Alternatively, you can clean up your Word manuscript – or your Libre Office file, or whatever wordprocessing software you use – and let Kindle Direct Publishing or Smashwords and let them convert the file to an eBook.

This saves time and effort. You don’t have to learn new software. And it doesn’t cost anything extra.

If you want to use this method, and upload your wordprocessing file to Kindle Direct Publishing or Smashwords, relax. Each company makes a manual available.

This isn’t really the place for a thorough discussion of the respective merits of the different approaches. What it is important to realise is that people tend to be partisan. You rarely find a fair account of both alternatives in the same book or post.

People who advocate formatting the file yourself are very deprecatory about uploading the wordprocessing file. They say the publishers often make a horrible mess. They tend not to give examples.

People who recommend uploading to Kindle Direct Publishing or Smashwords don’t usually mention the possibility of doing it yourself. It’s as if the other way doesn’t exist.

The best-sellers sometimes dismiss the writers who format their own books as hobbyists. I think they are artisans. It’s a question of personality.

I would not recommend online conversion services. You don’t know what software they are using and you don’t know what the results are like.

Some word processing packages enable you to output an Epub or Mobi file. Don’t. Guido Henkel is emphatic on this point: ‘…word processors‌—‌ and that includes “Scrivener”‌—‌are not very good at what eBooks do, and are therefore the wrong tools for the job when the time comes to create an eBook from your finished manuscript.’

Scrivener is designed for drafting long documents. I don’t think it’s even very good at word processing. I certainly wouldn’t use it to output an Epub or a Mobi file.

I would not recommend paying anyone else to turn your word-processing your file into an eBook for you. Even if you are very rich and very busy, I suggest that you find out what would be involved in the other methods first.

The books

  1. EBOOKS 101: A BEGINNER’S GUIDE TO E-BOOK FORMATTING, Teo Kos, 2015

This books is exactly what it says. It takes you through the rather limited amount of HTML and CSS you need to format an eBook and shows you how to do it. You can use EBOOKS 901 as an introduction, but it is designed as a manual. I have it open when I do more formatting, and I toggle back and forth.

Ana Jevtic Kos, Teo’s wife, is an artist and designer. Together they run First Ink Studios, an eBook design and formatting service. Teo Kos is also a writer. He knows the business from both sides.

Mr Kos writes science fiction as Viktor Kowalski. Apparently this means ‘John Smith’ in Polish.

If you can explain to me why a respectable Croatian professional calls himself ‘John Smith’ in Polish when he writes science fiction, I will award a small prize. A copy of my first novel as an eBook, perhaps?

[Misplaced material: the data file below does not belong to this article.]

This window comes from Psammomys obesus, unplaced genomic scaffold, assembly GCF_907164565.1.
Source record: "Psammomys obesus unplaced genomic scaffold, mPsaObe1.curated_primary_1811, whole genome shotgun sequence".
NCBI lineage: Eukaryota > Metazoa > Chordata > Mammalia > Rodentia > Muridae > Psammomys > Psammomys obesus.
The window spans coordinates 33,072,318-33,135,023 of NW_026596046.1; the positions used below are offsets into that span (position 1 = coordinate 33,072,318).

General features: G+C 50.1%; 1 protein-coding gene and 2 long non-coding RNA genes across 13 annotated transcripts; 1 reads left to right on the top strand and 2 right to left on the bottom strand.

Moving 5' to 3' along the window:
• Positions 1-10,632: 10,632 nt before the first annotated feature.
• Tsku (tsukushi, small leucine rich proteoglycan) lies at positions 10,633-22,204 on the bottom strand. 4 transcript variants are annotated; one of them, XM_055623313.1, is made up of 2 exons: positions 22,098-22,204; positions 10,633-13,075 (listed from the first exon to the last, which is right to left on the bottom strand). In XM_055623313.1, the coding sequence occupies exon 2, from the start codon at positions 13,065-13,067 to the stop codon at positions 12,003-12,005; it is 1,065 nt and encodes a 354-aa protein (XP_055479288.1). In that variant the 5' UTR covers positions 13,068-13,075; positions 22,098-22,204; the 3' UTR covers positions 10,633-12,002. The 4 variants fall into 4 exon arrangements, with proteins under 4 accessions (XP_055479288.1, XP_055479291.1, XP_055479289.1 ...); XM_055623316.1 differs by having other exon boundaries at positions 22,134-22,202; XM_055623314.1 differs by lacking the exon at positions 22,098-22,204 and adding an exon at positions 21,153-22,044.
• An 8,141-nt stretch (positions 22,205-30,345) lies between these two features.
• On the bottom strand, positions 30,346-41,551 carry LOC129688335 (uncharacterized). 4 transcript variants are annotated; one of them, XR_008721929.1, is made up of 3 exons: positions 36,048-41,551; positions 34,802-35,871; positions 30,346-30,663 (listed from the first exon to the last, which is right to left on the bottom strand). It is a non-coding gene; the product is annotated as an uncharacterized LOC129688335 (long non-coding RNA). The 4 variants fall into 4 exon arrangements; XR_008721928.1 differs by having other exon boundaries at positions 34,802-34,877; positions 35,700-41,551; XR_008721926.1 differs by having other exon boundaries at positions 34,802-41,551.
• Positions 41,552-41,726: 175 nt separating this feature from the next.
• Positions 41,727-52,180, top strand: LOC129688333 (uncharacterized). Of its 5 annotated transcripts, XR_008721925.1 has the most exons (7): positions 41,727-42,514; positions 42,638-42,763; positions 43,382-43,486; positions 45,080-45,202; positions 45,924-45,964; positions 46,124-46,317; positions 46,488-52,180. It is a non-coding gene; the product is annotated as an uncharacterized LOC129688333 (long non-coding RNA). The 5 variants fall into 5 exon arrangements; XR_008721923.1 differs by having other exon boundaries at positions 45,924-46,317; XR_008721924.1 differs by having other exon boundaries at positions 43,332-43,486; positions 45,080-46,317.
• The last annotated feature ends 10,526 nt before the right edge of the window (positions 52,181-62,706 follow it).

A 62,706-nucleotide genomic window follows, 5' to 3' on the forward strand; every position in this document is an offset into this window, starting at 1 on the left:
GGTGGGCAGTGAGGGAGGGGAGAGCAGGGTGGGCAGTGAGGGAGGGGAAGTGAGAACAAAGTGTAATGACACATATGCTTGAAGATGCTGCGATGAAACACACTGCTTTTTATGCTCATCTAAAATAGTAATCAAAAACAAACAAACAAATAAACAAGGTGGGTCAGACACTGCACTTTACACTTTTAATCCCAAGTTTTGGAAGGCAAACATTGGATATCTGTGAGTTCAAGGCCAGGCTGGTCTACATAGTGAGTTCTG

It’s £1.99 on Kindle. You can go directly to the product page on Amazon by clicking here.

2. ZEN OF EBOOK FORMATTINGGuido Henkel, 2015

Mr Henkel is vastly experienced. He formats his own books and has vast hordes of customers for his fomatting service. His great strength as an author is that he doesn’t just know eBooks and the web. He also knows print.

Mr Henkel makes the differences between print and eBooks very clear. He is also very good at explaining why we format eBooks the way we do. He explains concepts like reflowable in simple terms.

I would recommend this very highly as an introduction. Mr Henkel does not write solely for beginners and his advice is sometimes quite sophisticated. It was from Mr Henkel’s book for example that I learned how to insert a clickable link. I love inserting clickable links.

Mr Kos’s book and Mr Henkel’s complement each other very well.

ZEN OF EBOOK FORMATTING costs £3.77 on Kindle. The direct link to the Amazon product page is here.

Mr Henkel’s email, which I am sure he will not mind me publishing for the millions, is ghenkel@guidohenkel.com. To visit his website, click here.

3. HOW TO MAKE AN E-BOOK COVER for non-designers, Kate Harper, 2012

The manuals of self-publishing, the how to books and the guides all agree on one thing: you can’t design and create the covers for your own eBook.

Oh yes, you can. And Ms Harper is going to explain how.

If you’re doing down-market genre fiction and selling large quantities, a professionally designed cover will make a measurable difference. If you haven’t yet got any money coming in from sales, you need to look a cheaper options.

Creating your own cover can be one of those options. And it’s fun.

Ms Harper covers finding and editing images, as well as laying out type, colour, integrating the different elements, formatting and uploading.